Monday, November 14, 2022

Prokofiev Classical Symphony Update


(to enlarge, click on photo)
Dear Flutelovers,
Eleven years ago ago I re-wrote the final movement of Prokofiev's Classical Symphony op. 25, for both flute players to switch to piccolos and play all the high Ds and all the difficult intersecting slurry eighth note bits on piccolo, instead of maiming themselves for months trying to play it the way it is actually written. 
The audible flute solos in the Finale are still on Flute, but the rest is quite relaxing to play comparatively.
And over the years I've received quite a few emails* that say "Whew!! Thanks for saving us HOURS of work Jen!" from grateful amateur players who feel that I've 'saved their bacon' with this easier re-write.
So I am pleased that it has worked out! And thanks to the eagle eyes of one player, who emailed today, I even found a bar missing from my original pdf of the parts, and so now have updated the score and parts with several small corrections and my Flute1&2/piccolo pdfs are all new and worth trying out in your own living room! Play along with the videos below and compare and contrast!

 In the emails and comments with thanks* that I've received from flutists trying out this Prokofiev piccolo re-write in performance, apparently, not once has a conductor yet noticed that the flute players were switching instruments. So you never know, the focus may not be on the flutes after all, but on the strings ha ha.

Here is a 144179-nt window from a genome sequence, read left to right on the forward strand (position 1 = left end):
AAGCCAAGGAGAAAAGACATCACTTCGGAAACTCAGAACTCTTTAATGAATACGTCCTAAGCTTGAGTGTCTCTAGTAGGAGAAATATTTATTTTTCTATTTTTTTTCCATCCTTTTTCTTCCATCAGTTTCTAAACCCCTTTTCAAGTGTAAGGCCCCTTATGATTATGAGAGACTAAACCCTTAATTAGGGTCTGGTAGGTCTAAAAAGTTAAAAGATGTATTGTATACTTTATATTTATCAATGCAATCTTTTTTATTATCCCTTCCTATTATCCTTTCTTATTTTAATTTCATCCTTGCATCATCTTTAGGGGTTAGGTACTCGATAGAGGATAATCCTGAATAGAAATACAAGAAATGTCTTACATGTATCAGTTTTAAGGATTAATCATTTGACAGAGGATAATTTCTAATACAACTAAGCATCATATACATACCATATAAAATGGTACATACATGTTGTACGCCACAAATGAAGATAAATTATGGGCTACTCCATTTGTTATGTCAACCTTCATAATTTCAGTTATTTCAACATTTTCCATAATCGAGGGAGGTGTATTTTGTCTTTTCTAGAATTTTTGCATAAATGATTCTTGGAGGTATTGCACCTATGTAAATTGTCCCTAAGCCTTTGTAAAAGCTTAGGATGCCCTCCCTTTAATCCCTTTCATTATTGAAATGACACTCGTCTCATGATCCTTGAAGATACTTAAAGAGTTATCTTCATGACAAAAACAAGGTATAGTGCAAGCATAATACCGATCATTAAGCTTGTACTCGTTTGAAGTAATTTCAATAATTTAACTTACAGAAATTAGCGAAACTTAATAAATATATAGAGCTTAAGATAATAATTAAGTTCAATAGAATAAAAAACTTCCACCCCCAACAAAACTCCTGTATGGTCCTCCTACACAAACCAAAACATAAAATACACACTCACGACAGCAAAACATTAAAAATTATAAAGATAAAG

So try it. Just get your piccolo and flute out and learn how to do fast switches in cut time (hint: use your lap) and try out my free pdf parts:

This is the tempo it does go at, so be ready with your quick picc switches: (video starts at fourth mvmt.)

If you want to compare how all this works, and you don't have the parts that Prokofiev originally wrote, here are the original flute parts at IMSLP (you may have to wait 15 second for the free pdf at imslp's Prokofiev op.25 parts library).

We should all be able to focus on the gorgeous flute parts in the first three movements, and be able to have a fun piccolo time in the Finale, at least that's my theory for non-panic-making playing. I mean, what's with pianists-who-avoid-piccolo-switches-in-their-first-symphony-EVER anyway? Don't they know how super-fast we can do it?  (see my photo of Prokofiev at the top of the blogpost to see what I think he's thinking. :>)